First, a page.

Music for Wood and Strings is the official follow-up to Bryce Dessner’s 2013 solo debut Ahyem. But don’t call this a solo record. Rather it is the meeting of three great musical entities.
ONE: Bryce Dessner composed the piece. Best known as a guitarist and songwriter in The National, he is increasingly renown for his work as a collaborator with artists ranging from Steve Reich to Sufjan Stevens, and as a curator on all-star projects exploring the links between the worlds of composed, folk and indie rock music (i.e. Red Hot’s Dark Was The Night, Brassland’s recently released compilation MusicNOW: 10 Years, the Barbican’s Mountains & Waves festival).
TWO: So Percussion performed it. A Brooklyn-based percussion quartet, the group has a decade plus track record as serial collaborators with artists across the indie, electronic and classical music spectrum (i.e. Matmos, Dan Deacon, Pulitzer Prize winning composer David Lang). The New Yorker has praised them for their “exhilarating blend of precision and anarchy, rigor and bedlam.”
THREE: Aron Sanchez of the duo Buke and Gase built the Chordstick, the original instruments upon which the music was made. These instruments—designed in collaboration with Bryce—are a cross between a hammer dulcimer and an electric guitar, lending the album its uniquely electrified and various soundscape— pointillist then hazy, distorted then crisp, shifting at will between a hum and a roar and always hypnotic, melodic and engrossing.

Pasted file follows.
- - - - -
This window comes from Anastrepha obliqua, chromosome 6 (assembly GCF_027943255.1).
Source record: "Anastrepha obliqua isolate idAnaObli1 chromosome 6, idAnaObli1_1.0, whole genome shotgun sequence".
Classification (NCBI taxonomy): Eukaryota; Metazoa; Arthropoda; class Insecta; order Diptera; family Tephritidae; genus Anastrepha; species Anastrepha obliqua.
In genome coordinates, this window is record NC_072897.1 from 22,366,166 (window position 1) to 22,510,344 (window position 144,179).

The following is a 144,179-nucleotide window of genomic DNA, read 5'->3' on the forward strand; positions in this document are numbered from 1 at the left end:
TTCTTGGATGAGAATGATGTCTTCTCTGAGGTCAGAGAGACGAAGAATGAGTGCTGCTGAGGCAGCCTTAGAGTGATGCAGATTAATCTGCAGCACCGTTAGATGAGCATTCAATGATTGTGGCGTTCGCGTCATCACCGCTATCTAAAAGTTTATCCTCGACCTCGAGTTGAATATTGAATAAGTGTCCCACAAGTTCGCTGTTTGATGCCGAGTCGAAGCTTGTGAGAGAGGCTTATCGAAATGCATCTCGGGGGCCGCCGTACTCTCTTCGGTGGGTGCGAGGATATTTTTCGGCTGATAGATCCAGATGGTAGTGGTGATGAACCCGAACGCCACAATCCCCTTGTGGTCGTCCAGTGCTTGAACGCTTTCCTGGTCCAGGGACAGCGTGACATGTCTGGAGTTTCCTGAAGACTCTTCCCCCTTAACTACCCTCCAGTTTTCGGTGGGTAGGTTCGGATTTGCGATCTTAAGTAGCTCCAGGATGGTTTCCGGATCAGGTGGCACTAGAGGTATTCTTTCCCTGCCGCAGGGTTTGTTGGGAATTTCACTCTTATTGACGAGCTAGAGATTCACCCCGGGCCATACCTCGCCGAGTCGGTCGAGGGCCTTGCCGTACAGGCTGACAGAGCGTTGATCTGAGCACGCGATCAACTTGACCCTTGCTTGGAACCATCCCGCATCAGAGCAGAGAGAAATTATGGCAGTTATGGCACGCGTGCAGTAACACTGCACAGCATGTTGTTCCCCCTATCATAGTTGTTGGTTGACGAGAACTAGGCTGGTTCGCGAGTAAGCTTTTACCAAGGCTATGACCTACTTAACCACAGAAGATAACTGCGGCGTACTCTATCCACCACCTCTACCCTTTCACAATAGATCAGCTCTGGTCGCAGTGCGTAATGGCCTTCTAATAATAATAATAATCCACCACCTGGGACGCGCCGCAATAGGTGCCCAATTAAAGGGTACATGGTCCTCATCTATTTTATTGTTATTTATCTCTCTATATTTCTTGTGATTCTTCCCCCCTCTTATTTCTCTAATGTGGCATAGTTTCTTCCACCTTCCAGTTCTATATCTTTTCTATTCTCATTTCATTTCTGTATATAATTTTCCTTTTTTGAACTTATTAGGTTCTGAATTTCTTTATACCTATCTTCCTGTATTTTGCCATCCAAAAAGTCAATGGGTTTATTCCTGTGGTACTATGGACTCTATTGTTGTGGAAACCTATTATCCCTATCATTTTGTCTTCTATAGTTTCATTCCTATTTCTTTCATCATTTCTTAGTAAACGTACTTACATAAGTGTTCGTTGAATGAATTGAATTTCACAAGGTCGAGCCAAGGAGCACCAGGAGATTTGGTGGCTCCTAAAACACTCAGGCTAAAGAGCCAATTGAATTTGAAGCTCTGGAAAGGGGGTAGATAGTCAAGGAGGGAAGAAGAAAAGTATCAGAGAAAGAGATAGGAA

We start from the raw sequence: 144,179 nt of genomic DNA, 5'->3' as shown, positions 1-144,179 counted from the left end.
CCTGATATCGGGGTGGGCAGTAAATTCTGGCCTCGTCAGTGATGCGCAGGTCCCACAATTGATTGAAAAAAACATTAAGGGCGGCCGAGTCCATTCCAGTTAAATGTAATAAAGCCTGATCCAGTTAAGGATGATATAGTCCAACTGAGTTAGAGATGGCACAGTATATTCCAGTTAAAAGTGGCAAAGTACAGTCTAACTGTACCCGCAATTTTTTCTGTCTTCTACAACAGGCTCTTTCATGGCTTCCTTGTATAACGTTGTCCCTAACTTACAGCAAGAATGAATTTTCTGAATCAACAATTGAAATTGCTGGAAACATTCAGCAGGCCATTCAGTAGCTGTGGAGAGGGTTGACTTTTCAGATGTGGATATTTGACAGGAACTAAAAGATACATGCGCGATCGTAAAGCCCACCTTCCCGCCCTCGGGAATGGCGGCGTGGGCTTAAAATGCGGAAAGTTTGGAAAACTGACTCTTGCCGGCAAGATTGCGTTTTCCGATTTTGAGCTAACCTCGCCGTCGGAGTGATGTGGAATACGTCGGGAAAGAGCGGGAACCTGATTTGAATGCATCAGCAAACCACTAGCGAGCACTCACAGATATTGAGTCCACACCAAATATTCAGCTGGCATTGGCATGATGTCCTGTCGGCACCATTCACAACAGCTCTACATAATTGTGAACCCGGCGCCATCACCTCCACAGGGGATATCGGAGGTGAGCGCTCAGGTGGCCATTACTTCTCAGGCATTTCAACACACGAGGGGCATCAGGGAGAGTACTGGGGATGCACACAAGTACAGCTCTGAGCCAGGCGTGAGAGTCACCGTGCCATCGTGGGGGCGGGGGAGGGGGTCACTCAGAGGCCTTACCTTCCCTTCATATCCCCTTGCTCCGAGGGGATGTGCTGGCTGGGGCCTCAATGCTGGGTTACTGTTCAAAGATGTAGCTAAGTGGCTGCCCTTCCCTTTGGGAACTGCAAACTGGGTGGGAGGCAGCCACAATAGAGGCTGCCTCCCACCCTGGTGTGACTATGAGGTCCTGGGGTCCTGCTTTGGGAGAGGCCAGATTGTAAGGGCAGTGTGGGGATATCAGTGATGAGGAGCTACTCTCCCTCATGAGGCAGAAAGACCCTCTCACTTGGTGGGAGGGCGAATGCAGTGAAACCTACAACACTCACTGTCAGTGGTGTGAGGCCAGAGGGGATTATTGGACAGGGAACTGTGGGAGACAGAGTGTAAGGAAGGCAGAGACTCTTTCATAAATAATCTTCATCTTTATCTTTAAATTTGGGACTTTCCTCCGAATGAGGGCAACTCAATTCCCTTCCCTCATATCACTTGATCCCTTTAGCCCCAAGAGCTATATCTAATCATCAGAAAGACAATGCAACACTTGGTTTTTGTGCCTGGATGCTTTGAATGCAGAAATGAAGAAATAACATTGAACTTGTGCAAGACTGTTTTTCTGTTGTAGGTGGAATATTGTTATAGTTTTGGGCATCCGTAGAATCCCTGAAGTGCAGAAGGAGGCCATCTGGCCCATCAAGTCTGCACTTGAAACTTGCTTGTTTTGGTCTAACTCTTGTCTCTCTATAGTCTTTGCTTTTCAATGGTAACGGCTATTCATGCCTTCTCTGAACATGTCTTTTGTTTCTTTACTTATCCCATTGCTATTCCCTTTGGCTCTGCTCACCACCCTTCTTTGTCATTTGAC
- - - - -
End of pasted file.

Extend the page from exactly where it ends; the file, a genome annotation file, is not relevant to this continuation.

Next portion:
Weighing in at 35 minutes in length, “Music for Wood and Strings” is the most ambitious piece of music Dessner has released to date. The CD and download have a run time of 70 minutes, presenting the the composition both as a full length concert piece, and in 9 “sections” which are sub-divided into “tracks” ideal for sharing in more casual fashion.
The appeal of all three parts of this equation should not be understated. Dessner is the clear winner in terms of name recognition because of his work with today’s most popular independent musicians. However, Sō Percussion—taking after ensembles like Kronos Quartet—have redefined what it is to be a contemporary music ensemble, equally comfortable in the worlds of indie and art music. And it should also make it onto the radar of Buke and Gase fans, an iconic band whose place in underground pop imagines an intersection between Cocteau Twins, Shellac and Reggie Watt. All three artists have found a way to build on the DNA of iconic post-modernist John Cage: pushing experimental culture into the wider world.